Do You Have One Of These?
I have asked before but the repairs did not last – so has any woody got a switch like the ones below in their bottom draw?
Today’s boat, isn’t a mystery boat as we know that it was owned by one of the Allen family (owners of the launch Tiromoana & the C class yacht Tuirangi in the later 1940s-50s) & was probably belonged to Henry Allen’s son in law Joe Coggan.
The photo was taken in front of the family’s business premises at that time in Manukau Rd Epsom opposite Epsom Girls Grammar. Photo emailed in by Ken Ricketts.
Can we put a name to her to & what became of her ?
A few days ago Bruce gave me an update on the restoration – read below. “Restoration work underway with removal of rotten timber around cabin, decks and bulkheads. Much of the interior has gone to the tip. Under the foredeck canvas, near perfect Totara decking, which is drying out ready for a sand and some fibreglass. Next up, replacing the rotten timbers with old kauri before new side and aft decks go down. Engine is back together, almost, and Ken Jaspers is sorting out new mounts, gearbox seals and couplings down in Whangaparoa”
Bruce has promised to keep us updated on the project.
Today’s ww post shows an unknown launch anchored in the Warkworth River, date unknown also. Given the location I suspect it could be a Tudor Collins photo. Ken Ricketts who emailed me the photo thought it could possibly be a lost sheep from the Allan Coggan photo collection.
Anyone able to ID her & supply more details?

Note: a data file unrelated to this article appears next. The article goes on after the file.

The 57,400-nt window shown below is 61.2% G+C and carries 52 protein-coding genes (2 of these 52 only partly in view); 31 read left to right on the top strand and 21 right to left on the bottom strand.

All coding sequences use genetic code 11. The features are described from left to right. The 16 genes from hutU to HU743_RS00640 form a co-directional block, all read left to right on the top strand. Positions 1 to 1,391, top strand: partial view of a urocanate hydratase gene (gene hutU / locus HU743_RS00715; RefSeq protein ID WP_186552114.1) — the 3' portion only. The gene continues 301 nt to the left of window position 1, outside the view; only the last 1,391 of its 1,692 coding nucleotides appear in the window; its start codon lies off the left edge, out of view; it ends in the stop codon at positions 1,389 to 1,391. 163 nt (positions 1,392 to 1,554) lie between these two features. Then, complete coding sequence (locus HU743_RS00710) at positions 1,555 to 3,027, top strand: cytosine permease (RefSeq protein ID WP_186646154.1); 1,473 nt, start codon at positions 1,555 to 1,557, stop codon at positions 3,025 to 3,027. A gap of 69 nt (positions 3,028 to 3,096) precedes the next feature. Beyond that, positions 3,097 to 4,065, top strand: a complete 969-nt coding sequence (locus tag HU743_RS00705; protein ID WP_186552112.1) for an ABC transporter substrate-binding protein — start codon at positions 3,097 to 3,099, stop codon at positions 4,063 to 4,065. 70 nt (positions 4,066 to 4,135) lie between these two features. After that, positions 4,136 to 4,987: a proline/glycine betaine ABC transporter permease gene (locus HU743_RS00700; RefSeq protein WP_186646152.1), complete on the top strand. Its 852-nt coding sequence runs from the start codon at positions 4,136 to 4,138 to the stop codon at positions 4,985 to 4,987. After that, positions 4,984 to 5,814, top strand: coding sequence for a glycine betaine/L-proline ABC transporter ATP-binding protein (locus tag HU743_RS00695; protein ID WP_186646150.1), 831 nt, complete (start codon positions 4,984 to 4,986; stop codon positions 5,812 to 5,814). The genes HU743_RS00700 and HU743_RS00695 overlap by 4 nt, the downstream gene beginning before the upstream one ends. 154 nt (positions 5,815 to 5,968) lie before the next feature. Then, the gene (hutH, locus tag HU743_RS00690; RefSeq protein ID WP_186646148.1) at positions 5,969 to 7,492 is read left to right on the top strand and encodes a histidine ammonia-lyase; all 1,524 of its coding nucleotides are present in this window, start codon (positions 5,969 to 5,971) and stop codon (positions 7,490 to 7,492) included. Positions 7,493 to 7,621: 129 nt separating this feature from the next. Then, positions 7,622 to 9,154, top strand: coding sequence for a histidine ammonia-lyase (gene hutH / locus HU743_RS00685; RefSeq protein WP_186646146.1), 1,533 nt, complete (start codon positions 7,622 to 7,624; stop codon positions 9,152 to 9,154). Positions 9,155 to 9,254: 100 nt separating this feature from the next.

The above photos of Taiaroa were taken by boat builder Colin Brown while she was hauled out on the hardstand at Wellington. Colin was in the capital for the re-launching of Little Tasman. Colin & his team undertook the magnificent restoration of Little Tasman at his Omaha yard. photos emailed to me by Ken Ricketts.
What do we know about Talaroa? – certainly looks like a southern boat with a work boat past.
Input From Russell Ward
Rumored to have been a rowing boat carried on one of the RNZN ships whose name I forget. Someone said she had been steam, but never IMHO. Motor boat certainly – a Standard or Union. Most probably a local Dunedin fishing boat –not Miller and Tunnage I don’t think –they wouldn’t have been formed when she was built.
Became an OHB workboat around 1940 and later and later passed to the Sea Cadets in Dunedin and then came to Wellington in the 1970’s?.
Owned by Sam Hunt for a time and kept by his live in boat shed –he probably generated the lively colour scheme.
Fell into indifferent ownership and was slowly going downhill at Evans Bay Marina.
I met her maybe four years back when the owner had just died (on board?) and his brother wanted to sell her. A bit of a mess and bought by a good soul who put her up at the hard stand and doesn’t seem to have progressed much.
Photos below at varying times in her life. Acknowledgements to esteemed members of the Workboat Study Group.
14-07-2017 – Photo of Lonaero – as mentioned in Cameron Pollard’s note in the ww comments section .